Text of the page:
Office-Holders in Modern Britain: Volume 10, Officials of Royal Commissions of Inquiry 1870-1939. Originally published by University of London, London, 1995.
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38. Landlord and Tenant (Ireland) Act 1880-81
39. City of London Livery Companies 1880-84
App. 29 July 1880. Rep. 28 May 1884, C.4073-i-iv, xxxix, Pts. I-V. Cost £2,775. Earl of Derby; Duke of Bedford; Viscount Sherbrooke; Lord Coleridge; Sir R.A. Cross; Sir N.M. de Rothschild; Sir S.H. Waterlow; W.J.R. Cotton; A. Pell; W.H. James; J.F.B. Firth; T. Burt.
To inquire into the circumstances and administration, and to report on desirable changes in the constitution and administration, of all companies named in the Second Report of the Commissioners appointed to inquire into Municipal Corporations in England and Wales.
Firth and Burt signed subject to separate memoranda and observations. A dissenting report was signed by Cross, Rothschild and Cotton, with a further Protest by Cotton both against the Majority Report generally and against specific points of the Dissenting Report.
40. Measurement of Tonnage 1880-81
To inquire into and report on the present law for the measurement of tonnage; and whether any changes were necessary having regard to just principles of taxation; the furtherance of trade; international arrangements; and, above all, safety.
Stokes signed but attached a note to the report pointing out what he believed to be certain misapprehensions on the part of Rothery and Glover. The latter, and Waymouth, did not sign, appending their reasons.
41. Inland Navigation (Ireland) 1880-82
42. Transvaal 1881-82
The Commission included detailed instructions from the Earl of Kimberley (Secretary of State for the Colonies). The Commissioners had wide powers and on 3 Aug 1881 executed a convention with the representatives of the Transvaal burghers (S.J.P. Kruger, M.W. Pretorius and P.J. Joubert), granting selfgovernment to the inhabitants of the Transvaal in accordance with the principles and conditions expressed in the Commission's report.
43. Medical Degrees 1881-82
App. 30 Apr 1881. Rep. pres. 22 June 1882, C.3259-i, xxix, 489. Cost £1,948. Earl of Camperdown; Bishop of Peterborough; W.H.F. Cogan; Sir G. Jessel; G. Sclater-Booth; Sir W. Jenner; J. Simon; T.H. Huxley; R. McDonnell; W. Turner; J. Bryce.
To inquire into the grant of medical degrees and other diplomas; and the courses of education necessary to acquire the skill and knowledge to attain them; and also to inquire into conditions for registration as medical practitioners; and into the result of the Medical Act of 1858 and its amendments.
44. Ecclesiastical Courts 1881-83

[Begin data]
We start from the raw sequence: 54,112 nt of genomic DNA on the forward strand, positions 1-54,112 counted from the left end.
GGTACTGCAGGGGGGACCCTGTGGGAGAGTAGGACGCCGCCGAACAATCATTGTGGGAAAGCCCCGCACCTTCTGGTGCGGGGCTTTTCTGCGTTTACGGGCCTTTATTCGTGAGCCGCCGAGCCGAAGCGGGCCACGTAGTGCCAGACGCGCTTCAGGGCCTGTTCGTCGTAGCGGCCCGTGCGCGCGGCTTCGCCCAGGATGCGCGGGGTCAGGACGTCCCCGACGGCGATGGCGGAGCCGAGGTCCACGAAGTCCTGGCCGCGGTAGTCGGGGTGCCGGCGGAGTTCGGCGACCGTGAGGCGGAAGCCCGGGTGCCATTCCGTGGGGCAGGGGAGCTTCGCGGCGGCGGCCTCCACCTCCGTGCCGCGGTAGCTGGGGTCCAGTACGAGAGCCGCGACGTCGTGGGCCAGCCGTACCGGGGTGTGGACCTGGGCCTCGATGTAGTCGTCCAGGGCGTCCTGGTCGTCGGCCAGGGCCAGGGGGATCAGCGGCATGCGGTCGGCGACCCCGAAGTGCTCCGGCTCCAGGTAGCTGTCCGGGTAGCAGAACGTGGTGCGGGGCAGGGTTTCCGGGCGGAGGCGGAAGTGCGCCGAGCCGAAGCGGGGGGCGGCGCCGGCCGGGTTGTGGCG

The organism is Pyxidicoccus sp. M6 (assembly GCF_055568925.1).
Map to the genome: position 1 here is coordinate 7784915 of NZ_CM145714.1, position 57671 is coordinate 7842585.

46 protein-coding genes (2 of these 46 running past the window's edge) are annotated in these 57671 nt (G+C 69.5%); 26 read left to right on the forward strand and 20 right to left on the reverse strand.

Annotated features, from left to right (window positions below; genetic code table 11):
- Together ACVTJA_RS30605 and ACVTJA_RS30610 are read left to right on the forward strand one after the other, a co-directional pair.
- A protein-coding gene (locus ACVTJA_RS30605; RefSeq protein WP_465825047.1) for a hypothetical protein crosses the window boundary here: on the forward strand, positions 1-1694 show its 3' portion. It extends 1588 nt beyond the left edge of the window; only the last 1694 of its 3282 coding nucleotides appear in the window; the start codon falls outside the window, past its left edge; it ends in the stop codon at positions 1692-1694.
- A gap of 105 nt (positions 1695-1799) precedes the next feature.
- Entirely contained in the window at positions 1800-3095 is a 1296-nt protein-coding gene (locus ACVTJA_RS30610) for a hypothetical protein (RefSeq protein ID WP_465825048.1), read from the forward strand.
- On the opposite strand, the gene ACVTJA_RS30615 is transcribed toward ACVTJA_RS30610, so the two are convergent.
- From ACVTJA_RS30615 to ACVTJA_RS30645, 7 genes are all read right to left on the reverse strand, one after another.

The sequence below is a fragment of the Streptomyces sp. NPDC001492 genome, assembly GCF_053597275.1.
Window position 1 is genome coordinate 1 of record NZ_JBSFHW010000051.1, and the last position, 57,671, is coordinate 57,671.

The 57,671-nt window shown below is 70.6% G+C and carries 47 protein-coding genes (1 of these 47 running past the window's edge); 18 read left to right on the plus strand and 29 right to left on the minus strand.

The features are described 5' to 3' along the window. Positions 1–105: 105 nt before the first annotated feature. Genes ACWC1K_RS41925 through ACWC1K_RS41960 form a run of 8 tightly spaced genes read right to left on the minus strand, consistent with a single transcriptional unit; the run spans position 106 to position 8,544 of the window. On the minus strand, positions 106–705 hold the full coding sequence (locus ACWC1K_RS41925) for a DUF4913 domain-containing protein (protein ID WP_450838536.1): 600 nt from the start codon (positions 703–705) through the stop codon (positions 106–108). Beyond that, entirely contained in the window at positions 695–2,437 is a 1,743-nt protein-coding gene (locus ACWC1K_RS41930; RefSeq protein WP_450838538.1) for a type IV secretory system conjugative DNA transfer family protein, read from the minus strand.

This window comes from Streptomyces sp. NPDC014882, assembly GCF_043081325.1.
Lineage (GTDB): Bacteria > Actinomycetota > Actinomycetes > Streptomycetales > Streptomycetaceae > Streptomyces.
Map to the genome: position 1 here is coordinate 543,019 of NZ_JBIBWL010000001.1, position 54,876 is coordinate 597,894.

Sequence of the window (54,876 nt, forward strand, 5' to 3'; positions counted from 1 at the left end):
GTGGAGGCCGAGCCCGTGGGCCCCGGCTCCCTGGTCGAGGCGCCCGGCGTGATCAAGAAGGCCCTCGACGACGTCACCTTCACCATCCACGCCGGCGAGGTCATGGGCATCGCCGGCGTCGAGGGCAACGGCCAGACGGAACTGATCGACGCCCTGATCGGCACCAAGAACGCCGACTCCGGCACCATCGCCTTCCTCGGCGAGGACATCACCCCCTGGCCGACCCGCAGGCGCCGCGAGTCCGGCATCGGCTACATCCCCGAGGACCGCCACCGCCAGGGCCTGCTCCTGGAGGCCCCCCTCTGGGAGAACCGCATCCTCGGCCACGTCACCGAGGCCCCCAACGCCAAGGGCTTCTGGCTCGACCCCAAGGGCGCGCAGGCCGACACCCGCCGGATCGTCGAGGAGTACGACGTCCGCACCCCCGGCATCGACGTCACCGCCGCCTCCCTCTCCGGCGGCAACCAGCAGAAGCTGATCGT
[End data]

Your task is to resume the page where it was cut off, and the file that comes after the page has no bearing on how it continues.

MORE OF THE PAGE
Archbishop of Canterbury (A.C. Tait: d. 1 Dec 1882); Archbishop of York (fn. 1); Marquess of Bath; Earl of Devon (fn. 1); Earl of Chichester (fn. 1); Bishop of Winchester (fn. 1); Bishop of Oxford (fn. 1); Bishop of Truro (subsq. Archbishop of Canterbury); Lord Penzance; Lord Blachford; Lord Coleridge (fn. 1); Sir R.J. Phillimore (fn. 1); Sir R.A. Cross; Sir W.C. James (fn. 1); W.C. Lake (fn. 1); J.J.S. Perowne (fn. 1); B.F. Westcott; W. Stubbs; J.P. Deane (fn. 1); E.A. Freeman (fn. 1); T.E. Espin (fn. 1); A.C. Ainslie; A. Charles; F.H. Jeune (fn. 1); S. Whitbread.
To inquire into the constitution and working of the Ecclesiastical Courts, as created or modified under the Reformation Statutes of the 24th and 25th years of Henry VIII and any subsequent acts. (In full.)
45. Technical Instruction Abroad 1881-84
To inquire into the instruction of the industrial classes of certain foreign countries in technical and other subjects, to compare them with corresponding classes in this country; and into the influence of such instruction on manufacturing and other industries at home and abroad.
The Commission's foreign visits gave rise to Treasury suspicions: an entry in the T.108 index for 1882 notes 'Comm. wants sharply looking after. Members have been taking a holiday at public expense'. (Entry no. 15762 - the file itself has been destroyed.)
46. Smallpox Hospitals 1881-82
47. Reformatories & Industrial Schools 1882-84
Lord Aberdare; Earl of Dalhousie; Lord Norton; Hon. E. Stanhope; Sir M.E. Hicks-Beach; C.O. O'Conor; Sir U.J. Kay-Shuttleworth; D.La T. Colthurst; G. Woodyatt-Hastings; F.H.N. Glossop; C. Dalrymple; H. Broadhurst; W. Ewart; W.E. Hubbard, Jnr.
To inquire into and report upon the operation, management, control, inspection, financial arrangements and condition generally of Certified Reformatories, Certified Industrial Schools and Certified Day Industrial Schools in the United Kingdom; and to suggest any amendments to increase their efficiency.
Liddell resigned 28 July 1883 as he had taken up the post of Revising Barrister for the West Riding of York and could no longer hold an office of profit under the Crown. However he informed the Home Office that he wished to continue as unpaid Secretary to the Commission until its report was completed. In addition to this work he prepared a detailed memorandum setting out the Commission's recommendations and suggesting means by which they could be incorporated in legislation. There is no record of Treasury sanction for the outof-pocket expenses he had also requested, but a file note of 7 Dec 1883 records that he was to be sent a 'very civil letter of thanks'. (PRO.HO.45/9617/A.13312)
48. Metropolitan Sewage 1882-84
To inquire and report upon the system under which sewage is discharged into the Thames by the Metropolitan Board of Works, whether any evil effects result therefrom, and in that case what measures can be applied for remedying or preventing the same. (In full.)
Benson Maxwell attached a letter to the first report stating his agreement with it. He was unable sign it due to his absence from England on public duty in Egypt. Coode was out of the country when the final report was signed but authorised the Secretary to sign for him.
49. Educational Endowments (Scotland) Act 1882-89